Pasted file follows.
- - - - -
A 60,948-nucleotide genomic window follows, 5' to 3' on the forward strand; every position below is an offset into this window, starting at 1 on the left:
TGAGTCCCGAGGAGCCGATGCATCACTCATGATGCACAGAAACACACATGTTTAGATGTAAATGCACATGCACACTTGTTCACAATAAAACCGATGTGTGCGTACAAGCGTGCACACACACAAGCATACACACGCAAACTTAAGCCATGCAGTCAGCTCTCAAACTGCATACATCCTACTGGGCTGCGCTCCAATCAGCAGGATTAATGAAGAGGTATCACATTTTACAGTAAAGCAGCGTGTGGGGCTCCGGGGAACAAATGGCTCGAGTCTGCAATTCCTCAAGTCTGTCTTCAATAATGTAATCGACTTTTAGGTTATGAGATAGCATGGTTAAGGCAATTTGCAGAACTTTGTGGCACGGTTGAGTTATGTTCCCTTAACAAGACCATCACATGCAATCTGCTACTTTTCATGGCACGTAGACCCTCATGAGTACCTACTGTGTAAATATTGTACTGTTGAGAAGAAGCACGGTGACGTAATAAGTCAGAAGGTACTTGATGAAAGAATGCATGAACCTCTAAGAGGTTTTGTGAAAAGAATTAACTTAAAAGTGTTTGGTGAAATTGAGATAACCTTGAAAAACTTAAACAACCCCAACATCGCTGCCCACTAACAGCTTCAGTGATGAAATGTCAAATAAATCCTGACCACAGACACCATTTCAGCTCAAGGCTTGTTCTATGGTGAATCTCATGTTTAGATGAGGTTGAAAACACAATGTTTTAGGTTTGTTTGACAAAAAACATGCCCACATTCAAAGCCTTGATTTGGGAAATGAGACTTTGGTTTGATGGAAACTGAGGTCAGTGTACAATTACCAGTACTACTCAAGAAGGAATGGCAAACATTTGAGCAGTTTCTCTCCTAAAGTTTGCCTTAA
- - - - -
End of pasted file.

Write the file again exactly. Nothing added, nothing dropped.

A 60,948-nucleotide genomic window follows, 5' to 3' on the forward strand; every position below is an offset into this window, starting at 1 on the left:
TGAGTCCCGAGGAGCCGATGCATCACTCATGATGCACAGAAACACACATGTTTAGATGTAAATGCACATGCACACTTGTTCACAATAAAACCGATGTGTGCGTACAAGCGTGCACACACACAAGCATACACACGCAAACTTAAGCCATGCAGTCAGCTCTCAAACTGCATACATCCTACTGGGCTGCGCTCCAATCAGCAGGATTAATGAAGAGGTATCACATTTTACAGTAAAGCAGCGTGTGGGGCTCCGGGGAACAAATGGCTCGAGTCTGCAATTCCTCAAGTCTGTCTTCAATAATGTAATCGACTTTTAGGTTATGAGATAGCATGGTTAAGGCAATTTGCAGAACTTTGTGGCACGGTTGAGTTATGTTCCCTTAACAAGACCATCACATGCAATCTGCTACTTTTCATGGCACGTAGACCCTCATGAGTACCTACTGTGTAAATATTGTACTGTTGAGAAGAAGCACGGTGACGTAATAAGTCAGAAGGTACTTGATGAAAGAATGCATGAACCTCTAAGAGGTTTTGTGAAAAGAATTAACTTAAAAGTGTTTGGTGAAATTGAGATAACCTTGAAAAACTTAAACAACCCCAACATCGCTGCCCACTAACAGCTTCAGTGATGAAATGTCAAATAAATCCTGACCACAGACACCATTTCAGCTCAAGGCTTGTTCTATGGTGAATCTCATGTTTAGATGAGGTTGAAAACACAATGTTTTAGGTTTGTTTGACAAAAAACATGCCCACATTCAAAGCCTTGATTTGGGAAATGAGACTTTGGTTTGATGGAAACTGAGGTCAGTGTACAATTACCAGTACTACTCAAGAAGGAATGGCAAACATTTGAGCAGTTTCTCTCCTAAAGTTTGCCTTAA